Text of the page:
I wanted to share the things I’m doing to help with my cancer, and all the side effects of chemo. I’m not trying to poke fun, but a big theme of this is the fact people don’t ask questions and don’t advocate enough for themselves. Every doctors appointment, I feel like I have another page full of questions and I’m trying to learn more about what they want to put in my body and why. This is one of the most exhausting parts about wanting to advocate for your health, but also feeling completely frustrated with how little knowledge there is on more of a holistic approach to dealing with cancer and chemo side effects. Some days I feel like I’m a dollar bill sign and a number to doctors. No, I don’t want $43 mouth wash for all the mouth sores chemo is causing, I can do oil pulling. When I told a doctor AND a nurse this, they both seemed amazed. They had “never heard of such a thing”. WHAT?
A good portion of the supplements I’m taking, I was taking prior to cancer. I’ve always taken a fish oil vitamin(good for joints/lifting/arthritis), a holistic allergy supplement(d-hist), vitamin D (hello midwest weather/seasonal depression), and the big eye roll-essential oils. I’ve always been a kombucha drinking, essential oil loving person, the difference is, I won’t tell you oils will cure whatever disease you have. I’ve been using Copaiba and Frankincense oil on the right side to help with inflammation and initially help heal from the biopsy. Sometimes I add a drop of each to bath water if I want to soak when the bone pain is bad. I started adding in magnesium and a vitamin C supplement once chemo started. In Iowa, theres a law on how much vitamin C you can get in an infusion, so I chose the route of buying it and supplementing it into my routine everyday. I use liposomal vitamin C and it tastes horrible and makes me gag, so I won’t lie, it’s a struggle to get it in my body every day. The last thing I want to do is trigger gagging, because once it starts, it’s hard to stop. I started the magnesium thinking it would help with the bone pain, but honestly I think the D-hist allergy supplement I take helps with that more. The bone pain is caused by a shot you get 24 hours after chemo, to boost your white blood cell count. A very important thing to remember when taking vitamins and supplements is to use sources that come from food. Don’t go to wal mart or amazon and buy a bunch of vitamins created with poor ingredients and crappy fillers that your body won’t even process. Standard Process is one of the brands I use most with supplements and vitamins. Also in Iowa, CBD oil with a 3% THC cap is legal. I’ve tried using a 1:1 and a 2:1 ratio with CBD oil capsules that do contain THC. This has mainly helped with the bone pain. No, I did not get high at all from either ratio of the capsules. I really wish Iowa would legalize marijuana because it would be so helpful for the nausea.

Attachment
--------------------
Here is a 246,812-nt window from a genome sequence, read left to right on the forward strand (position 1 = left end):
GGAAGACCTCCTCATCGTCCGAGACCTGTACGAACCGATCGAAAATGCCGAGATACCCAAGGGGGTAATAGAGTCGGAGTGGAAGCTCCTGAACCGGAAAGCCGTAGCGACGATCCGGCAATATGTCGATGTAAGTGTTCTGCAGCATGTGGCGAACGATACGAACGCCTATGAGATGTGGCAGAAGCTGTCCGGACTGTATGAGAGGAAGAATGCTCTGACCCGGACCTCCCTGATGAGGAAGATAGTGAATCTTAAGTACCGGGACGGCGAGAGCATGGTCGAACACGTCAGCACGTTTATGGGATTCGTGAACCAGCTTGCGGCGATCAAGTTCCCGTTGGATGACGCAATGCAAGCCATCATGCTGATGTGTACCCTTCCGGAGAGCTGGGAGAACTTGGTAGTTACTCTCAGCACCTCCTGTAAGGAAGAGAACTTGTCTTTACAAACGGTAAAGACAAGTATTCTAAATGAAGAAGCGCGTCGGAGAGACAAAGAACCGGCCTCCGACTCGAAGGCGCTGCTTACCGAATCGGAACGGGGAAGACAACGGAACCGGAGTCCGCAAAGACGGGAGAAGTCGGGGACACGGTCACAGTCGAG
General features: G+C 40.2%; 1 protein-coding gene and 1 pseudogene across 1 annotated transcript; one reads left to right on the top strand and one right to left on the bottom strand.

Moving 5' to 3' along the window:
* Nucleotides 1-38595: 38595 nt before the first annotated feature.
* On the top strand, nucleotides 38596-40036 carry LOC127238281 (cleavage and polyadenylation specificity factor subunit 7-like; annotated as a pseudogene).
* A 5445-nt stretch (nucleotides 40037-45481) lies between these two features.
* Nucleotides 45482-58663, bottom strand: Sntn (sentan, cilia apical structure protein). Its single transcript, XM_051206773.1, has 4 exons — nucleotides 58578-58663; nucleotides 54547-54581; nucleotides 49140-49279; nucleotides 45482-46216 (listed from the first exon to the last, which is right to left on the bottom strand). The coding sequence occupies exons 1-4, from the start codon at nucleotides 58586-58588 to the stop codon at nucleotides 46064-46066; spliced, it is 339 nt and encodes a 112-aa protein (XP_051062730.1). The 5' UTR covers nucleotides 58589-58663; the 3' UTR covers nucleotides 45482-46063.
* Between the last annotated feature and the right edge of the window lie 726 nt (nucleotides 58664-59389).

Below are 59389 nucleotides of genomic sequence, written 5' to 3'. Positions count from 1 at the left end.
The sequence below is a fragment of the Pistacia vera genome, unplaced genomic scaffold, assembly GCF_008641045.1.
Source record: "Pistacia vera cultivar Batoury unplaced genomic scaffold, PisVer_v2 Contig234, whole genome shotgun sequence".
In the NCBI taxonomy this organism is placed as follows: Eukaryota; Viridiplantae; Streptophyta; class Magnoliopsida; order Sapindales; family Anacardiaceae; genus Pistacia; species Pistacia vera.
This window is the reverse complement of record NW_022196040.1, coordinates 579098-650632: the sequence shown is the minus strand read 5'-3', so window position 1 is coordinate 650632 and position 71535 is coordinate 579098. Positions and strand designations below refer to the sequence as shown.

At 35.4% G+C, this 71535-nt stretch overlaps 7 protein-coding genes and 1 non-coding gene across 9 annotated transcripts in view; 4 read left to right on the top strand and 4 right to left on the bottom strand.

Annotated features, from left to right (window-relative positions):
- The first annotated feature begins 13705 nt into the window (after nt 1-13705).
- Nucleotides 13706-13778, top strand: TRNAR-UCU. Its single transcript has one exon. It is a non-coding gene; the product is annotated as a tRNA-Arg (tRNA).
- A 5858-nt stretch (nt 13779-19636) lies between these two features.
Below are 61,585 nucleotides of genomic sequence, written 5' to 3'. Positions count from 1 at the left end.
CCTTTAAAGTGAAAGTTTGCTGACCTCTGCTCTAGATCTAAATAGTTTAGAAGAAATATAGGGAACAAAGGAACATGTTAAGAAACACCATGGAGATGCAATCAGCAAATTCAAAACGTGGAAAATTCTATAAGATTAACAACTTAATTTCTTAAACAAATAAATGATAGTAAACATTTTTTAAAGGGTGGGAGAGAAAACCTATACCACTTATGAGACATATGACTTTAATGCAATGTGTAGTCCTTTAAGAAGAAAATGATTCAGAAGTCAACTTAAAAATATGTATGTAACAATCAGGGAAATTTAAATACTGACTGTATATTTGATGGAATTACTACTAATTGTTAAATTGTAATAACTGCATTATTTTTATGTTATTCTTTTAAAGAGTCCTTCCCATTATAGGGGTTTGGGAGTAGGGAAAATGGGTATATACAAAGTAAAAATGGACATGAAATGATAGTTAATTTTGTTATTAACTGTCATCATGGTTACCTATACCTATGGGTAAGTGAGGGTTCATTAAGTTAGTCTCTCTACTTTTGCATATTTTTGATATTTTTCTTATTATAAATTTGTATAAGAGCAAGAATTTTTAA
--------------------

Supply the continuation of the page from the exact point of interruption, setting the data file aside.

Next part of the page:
I’m still regularly getting adjusted by my chiropractor, and when I can make time and my nausea isn’t so bad, getting frequency specific micro current done on my chest to help heal. As stated earlier, I’ve been doing oil pulling to help with all the mouth sores that chemo causes. Oil pulling is using organic coconut oil and swishing it in your mouth for a good 15-20 minutes. I do this about 4 days a week and it’s helped me a lot. Since 2015, I haven’t used ‘regular’ deodorant, but honestly haven’t found a natural deodorant that I love. Right now I’m currently using Native deodorant, but ordered a detox product from Primal Pit Paste so I’m hopeful this will benefit me as well. Next on my list is to find something to help treat the neuropathy that’s going on in my hands as a side effect from chemo. Once I can figure out something to help with that, I’ll make sure I share my discoveries. After my last round of chemo, the nausea is getting worse and everything seems to be a trigger when it comes to smells/tastes for me, but I’m working on mindfulness and trying to stay as positive as I can to help alleviate all that business. Happy New Year, I hope everyone makes it a goal to keep asking questions and keep advocating for their own health.